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Between 5 and 10% of the Spanish Mediterranean beaches host above average number of jellyfish

The strongest and most painful stings correspond to the  mauve stinger or luminiscent jellyfish (pelagia noctiluca), sea wasp jellyfish (carybdea marsupialis) and flower hat jellyfish (olindias phosphorica), University of Alicante expert César Bordehore explained

Once you get stung, the main thing is to remove the tentacles with a pair of tweezers or a plastic card, without rubbing, and wash in sea water, never in fresh water

Medusa1_Luminiscente

 

Alicante. Tuesday, 18 July 2017

Every year, the jellyfish hinder the vacations of thousands of holiday makers who choose the beach and sea to quell summer high temperatures. University of Alicante researcher César Bordehore, from the Ramón Margalef Institute for Environmental Research IMEM) warns that even though the increase of jellyfish population has not occurred globally in the Mediterranean coast, “we have detected that some beaches tend to host more that usual, some of them with peak numbers, and some others with a sustained increase”.

UA expert confirmed that between 5 and 10% of the Spanish Mediterranean beaches host above average number of jellyfish We are studying how to reduce the populations of jellyfish and also the incidence on attack on people, that is, avoiding as many stings as possible."

 

Tips

Once you get stung by a jellyfish, the best thing to do is to remove the tentacles with a pair of tweezers or a plastic card, without rubbing, and wash it in sea water. "Never use fresh water," UA expert warned, and "once the stung area is properly washed, apply a heat source, if available, at about 40-45 °C for 10-20 minutes."

Go to the the medical service in the local area if the bather has any systemic symptoms such as dizziness, headache or joint pain, alterations of the pulse or blood pressure, swelling, etc. 

 

Medusa2_AvispaMar

Most common species

The most common species on the Spanish Mediterranean coast are the reddish-pink, semi-spherical jellyfish (Pelagia noctiluca), with four thick oral arms and eight marginal tentacles up to two meters long; and the barrel jellyfish (Rhyzosmoma pulmo) with a violet-trim bluish-white bell-shaped umbrella and eight thick bluish-white oral arms.

In the group of local jellyfish is the Sea Wasp (Carybdea marsupialis), present in shallow water, the four-long-tentacle cube-shaped and transparent blue or whitish colour; and the flower hat jellyfish (Olindias phosphorica), transparent jellyfish with four white opaque radial lines. With an umbrella surrounded by small blue or burgundy tentacles, "there are no extensive swarms in this area, though it can be very abundant locally," UA researcher explains.

 

Most painful stings                                                                                                                                                                                                               Medusa3_MedusaCruz

The strongest and most painful stings correspond to the  mauve stinger and the sea wasp jellyfish. The Portuguese Man-of-War (physalia physalis), a floating colony of tiny marine organisms is rare in our coasts but it is certainly the most dangerous specimen. This type is the one we must move away from quickly as soon as we see it since the tentacles can be present in a surrounding radius of more than 10 meters," Bordehore warns.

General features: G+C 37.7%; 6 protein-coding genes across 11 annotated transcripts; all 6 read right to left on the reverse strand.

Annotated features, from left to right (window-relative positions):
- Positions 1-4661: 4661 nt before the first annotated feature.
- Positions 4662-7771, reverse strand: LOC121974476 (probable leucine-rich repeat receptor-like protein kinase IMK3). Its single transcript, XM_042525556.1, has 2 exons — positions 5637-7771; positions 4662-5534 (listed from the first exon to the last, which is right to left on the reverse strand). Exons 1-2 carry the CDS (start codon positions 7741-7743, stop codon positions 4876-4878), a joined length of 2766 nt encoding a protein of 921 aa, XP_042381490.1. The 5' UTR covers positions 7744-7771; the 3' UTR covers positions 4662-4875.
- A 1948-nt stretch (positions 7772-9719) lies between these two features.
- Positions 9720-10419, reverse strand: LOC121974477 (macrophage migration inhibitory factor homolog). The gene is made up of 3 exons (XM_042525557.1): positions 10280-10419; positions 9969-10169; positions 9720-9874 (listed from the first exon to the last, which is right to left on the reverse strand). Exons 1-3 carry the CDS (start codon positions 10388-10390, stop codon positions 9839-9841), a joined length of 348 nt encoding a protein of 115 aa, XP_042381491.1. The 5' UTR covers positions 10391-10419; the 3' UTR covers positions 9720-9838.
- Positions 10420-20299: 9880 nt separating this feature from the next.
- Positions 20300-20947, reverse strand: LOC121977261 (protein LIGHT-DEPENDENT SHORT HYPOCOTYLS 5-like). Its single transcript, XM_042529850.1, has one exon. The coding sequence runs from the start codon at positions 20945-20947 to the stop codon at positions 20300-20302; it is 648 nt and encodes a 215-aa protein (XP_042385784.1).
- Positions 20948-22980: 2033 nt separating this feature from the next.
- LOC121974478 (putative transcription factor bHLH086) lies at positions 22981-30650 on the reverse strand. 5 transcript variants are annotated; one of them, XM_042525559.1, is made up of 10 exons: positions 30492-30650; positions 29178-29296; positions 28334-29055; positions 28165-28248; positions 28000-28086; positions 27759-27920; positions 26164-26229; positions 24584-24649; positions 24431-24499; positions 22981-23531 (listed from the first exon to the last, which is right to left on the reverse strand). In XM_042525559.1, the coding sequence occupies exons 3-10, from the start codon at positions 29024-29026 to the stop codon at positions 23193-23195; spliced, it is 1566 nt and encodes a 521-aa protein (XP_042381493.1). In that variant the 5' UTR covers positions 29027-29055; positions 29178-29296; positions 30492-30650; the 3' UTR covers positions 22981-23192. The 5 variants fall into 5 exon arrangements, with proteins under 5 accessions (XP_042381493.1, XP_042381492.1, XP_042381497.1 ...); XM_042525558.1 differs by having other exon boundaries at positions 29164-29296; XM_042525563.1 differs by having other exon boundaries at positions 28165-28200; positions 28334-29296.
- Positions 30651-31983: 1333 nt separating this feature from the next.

Luckily, we have no presence of dangerous species that we have to worry about in the local area. In fact, the Mediterranean is one of the seas worldwide where jellyfish are more harmless. In tropical areas, we find species that can generate serious health problems such as the Irukandji jellyfish, tiny and extremely venomous jellyfish in the Pacific region," as explained by César Bordehore from the IMEM.

 

Black spots

Thanks to the European project LIFE Cubomed, led by IMEM and the  CSIC Marine Science Institute, data have been collected from more than 70% of the 1,200 relief posts on the Mediterranean coast. With these data in mind, there are between 5 and 10% of black spots that should be studied to make a diagnosis and see if we can reduce the presence of jellyfish and thus, their contact with bathers, as stated by Bordehore.

We must bear in mind that jellyfish stings should always be avoided, whether they are weak or painful, since the body can become sensitised after several stings and cause permanent allergic reactions. We have published in a medical journal the effects on a patient to whom a sting of jellyfish caused a permanent allergy to Anisakis and shrimp, what determines her feeding for life, "he added.

There are several factors that determine the appearance of these marine species , however, as UA expert explains, we have to establish two different types: Some that come and go with the currents where the conditions affecting them have to do with large bodies of water and another group of coastal jellyfish that live within the immediate surface water. This second group is affected by the local conditions, from the presence of zooplankton, a food that appears in the water due to a high concentration of nutrients to the configuration of the coastline as closed bays, breakwaters or ports, Bordehore confirmed. These conditions together with the interaction with currents can cause an accumulation of jellyfish in very specific places.

The University of Alicante participates in the project Cubomed, whose website host a Guide to identify and treat jellyfish stings”.

 

Photo caption: Images of most common and stinging jellyfish in the Spanish Mediterranean:

mauve stinger or luminiscent jellyfish (pelagia noctiluca), sea wasp jellyfish (carybdea marsupialis) and flower hat jellyfish (olindias phosphorica).

Source: Cubomed

 

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